The malaria treatment that US President Donald Trump has repeatedly advocated as a "game changer" in the fight against the novel coronavirus has again shown no benefit, according to a study published on Thursday in patients admitted to hospital with COVID-19.
While the study published in the New England Journal of Medicine had certain limitations, doctors reported that the use of hydroxychloroquine did not reduce the need for patients who need breathing assistance, nor did it reduce the risk of death.
"We have seen no connection between receiving this medicine and the possibility of dying or intubation," said lead researcher Dr. Neil Schluger in a telephone interview with Reuters. "The patients who got the drug didn't seem to be doing it better."
Of the patients who received hydroxychloroquine, 32.3% needed a ventilator or died compared to 14.9% of those who did not.
However, doctors were more likely to give hydroxychloroquine to sick patients, so researchers at New York-Presbyterian Hospital and Columbia University's Irving Medical Center adjusted rates to take this into account. They concluded that the drug may not have hurt any patients, but it clearly didn't help.
Decades of hydroxychloroquine, which is also used to treat lupus and rheumatoid arthritis, also showed no benefit in combination with the antibiotic azithromycin, Schluger's team reported. Azithromycin alone also showed no benefit.
Last month, Department of Veterinary Physicians reported that hydroxychloroquine did not help COVID-19 patients and could pose a higher risk of death.
This analysis of the medical records showed a mortality rate of 28% when the drug was given in addition to standard treatments, compared to 11% when using standard treatment alone.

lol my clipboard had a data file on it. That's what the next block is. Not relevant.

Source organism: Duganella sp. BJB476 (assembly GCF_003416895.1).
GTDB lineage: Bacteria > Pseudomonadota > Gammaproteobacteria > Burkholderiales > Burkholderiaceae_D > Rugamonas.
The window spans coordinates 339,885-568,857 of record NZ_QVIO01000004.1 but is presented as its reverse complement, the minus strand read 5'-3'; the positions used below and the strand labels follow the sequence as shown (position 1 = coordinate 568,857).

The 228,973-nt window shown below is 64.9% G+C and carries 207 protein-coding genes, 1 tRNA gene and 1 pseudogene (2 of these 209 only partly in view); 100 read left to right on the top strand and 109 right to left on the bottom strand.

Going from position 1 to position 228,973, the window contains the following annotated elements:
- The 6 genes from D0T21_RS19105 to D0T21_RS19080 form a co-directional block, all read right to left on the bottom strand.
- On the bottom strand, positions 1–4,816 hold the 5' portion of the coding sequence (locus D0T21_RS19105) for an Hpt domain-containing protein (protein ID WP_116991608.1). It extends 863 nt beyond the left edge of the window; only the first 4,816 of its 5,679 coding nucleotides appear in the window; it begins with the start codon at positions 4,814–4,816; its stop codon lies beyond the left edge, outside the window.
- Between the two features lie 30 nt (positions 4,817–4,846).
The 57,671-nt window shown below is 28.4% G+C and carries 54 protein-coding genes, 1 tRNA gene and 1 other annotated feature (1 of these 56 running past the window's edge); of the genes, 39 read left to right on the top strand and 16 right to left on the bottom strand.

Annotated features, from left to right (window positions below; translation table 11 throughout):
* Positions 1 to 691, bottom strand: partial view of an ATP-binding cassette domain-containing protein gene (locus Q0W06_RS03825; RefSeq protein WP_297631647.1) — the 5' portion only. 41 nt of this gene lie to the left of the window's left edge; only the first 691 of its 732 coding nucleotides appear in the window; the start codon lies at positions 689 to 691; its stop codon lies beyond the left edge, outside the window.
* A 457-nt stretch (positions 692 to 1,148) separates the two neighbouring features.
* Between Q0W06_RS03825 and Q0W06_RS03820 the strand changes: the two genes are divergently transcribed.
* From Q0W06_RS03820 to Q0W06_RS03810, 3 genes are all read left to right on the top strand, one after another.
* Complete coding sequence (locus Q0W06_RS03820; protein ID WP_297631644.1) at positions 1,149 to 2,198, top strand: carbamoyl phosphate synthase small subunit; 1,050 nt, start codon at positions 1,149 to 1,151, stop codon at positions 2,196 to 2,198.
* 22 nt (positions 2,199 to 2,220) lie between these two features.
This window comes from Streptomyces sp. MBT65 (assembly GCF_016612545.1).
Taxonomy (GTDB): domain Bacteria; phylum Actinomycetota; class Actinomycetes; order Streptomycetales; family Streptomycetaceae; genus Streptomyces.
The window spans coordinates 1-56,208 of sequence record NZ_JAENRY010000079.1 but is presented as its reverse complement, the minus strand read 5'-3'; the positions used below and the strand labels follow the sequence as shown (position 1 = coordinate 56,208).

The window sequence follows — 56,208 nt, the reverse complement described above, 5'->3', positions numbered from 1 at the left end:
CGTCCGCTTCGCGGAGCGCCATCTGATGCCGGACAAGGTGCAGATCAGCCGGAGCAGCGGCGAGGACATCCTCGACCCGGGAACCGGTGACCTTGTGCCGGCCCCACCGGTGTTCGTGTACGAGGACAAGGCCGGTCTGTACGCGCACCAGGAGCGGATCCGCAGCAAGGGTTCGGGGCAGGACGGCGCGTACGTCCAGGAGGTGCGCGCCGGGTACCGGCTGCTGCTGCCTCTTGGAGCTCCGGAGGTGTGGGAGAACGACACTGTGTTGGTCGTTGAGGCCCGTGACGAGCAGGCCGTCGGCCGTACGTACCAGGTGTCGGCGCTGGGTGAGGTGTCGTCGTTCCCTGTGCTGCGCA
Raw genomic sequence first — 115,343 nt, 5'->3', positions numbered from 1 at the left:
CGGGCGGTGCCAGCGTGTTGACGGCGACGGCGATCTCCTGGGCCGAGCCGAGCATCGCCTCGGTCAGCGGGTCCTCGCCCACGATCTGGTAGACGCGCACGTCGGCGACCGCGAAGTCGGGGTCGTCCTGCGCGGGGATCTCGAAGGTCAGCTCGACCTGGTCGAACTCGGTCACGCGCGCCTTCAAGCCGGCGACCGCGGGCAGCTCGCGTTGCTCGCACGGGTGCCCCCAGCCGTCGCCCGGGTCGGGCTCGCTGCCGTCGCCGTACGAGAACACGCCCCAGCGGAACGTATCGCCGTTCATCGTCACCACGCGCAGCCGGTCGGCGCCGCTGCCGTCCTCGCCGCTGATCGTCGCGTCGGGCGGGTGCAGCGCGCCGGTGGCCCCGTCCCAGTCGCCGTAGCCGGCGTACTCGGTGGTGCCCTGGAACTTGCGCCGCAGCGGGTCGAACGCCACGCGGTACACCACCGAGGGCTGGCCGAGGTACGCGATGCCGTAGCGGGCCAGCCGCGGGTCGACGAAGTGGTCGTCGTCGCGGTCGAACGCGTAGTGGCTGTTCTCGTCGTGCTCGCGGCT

In the most recent study, 811 patients received hydroxychloroquine and 565 did not.
Because they were not accidentally treated with hydroxychloroquine or a placebo, "the study should not be done to rule out any benefit or harm to the drug," the researchers said. Randomized trials, the gold standard for testing new therapies, should continue, they added.
"At the moment, the instructions in our hospital have changed, so we don't recommend giving hydroxychloroquine to hospitalized patients," said Dr. Schluger, head of Irving's Lung, Allergy and Intensive Care Department.
Smaller studies, including one done in China, suggested that hydroxychloroquine could be useful, "but these were tiny studies and not of good quality. People seized them because the patients died," he said.
There are currently no approved treatments for COVID-19, although Gilead Sciences Inc.'s experimental antiviral drug Remdesivir received emergency approval from the U.S. regulators last week.
(Except for the headline, this story was not edited by NDTV staff and published from a syndicated feed.)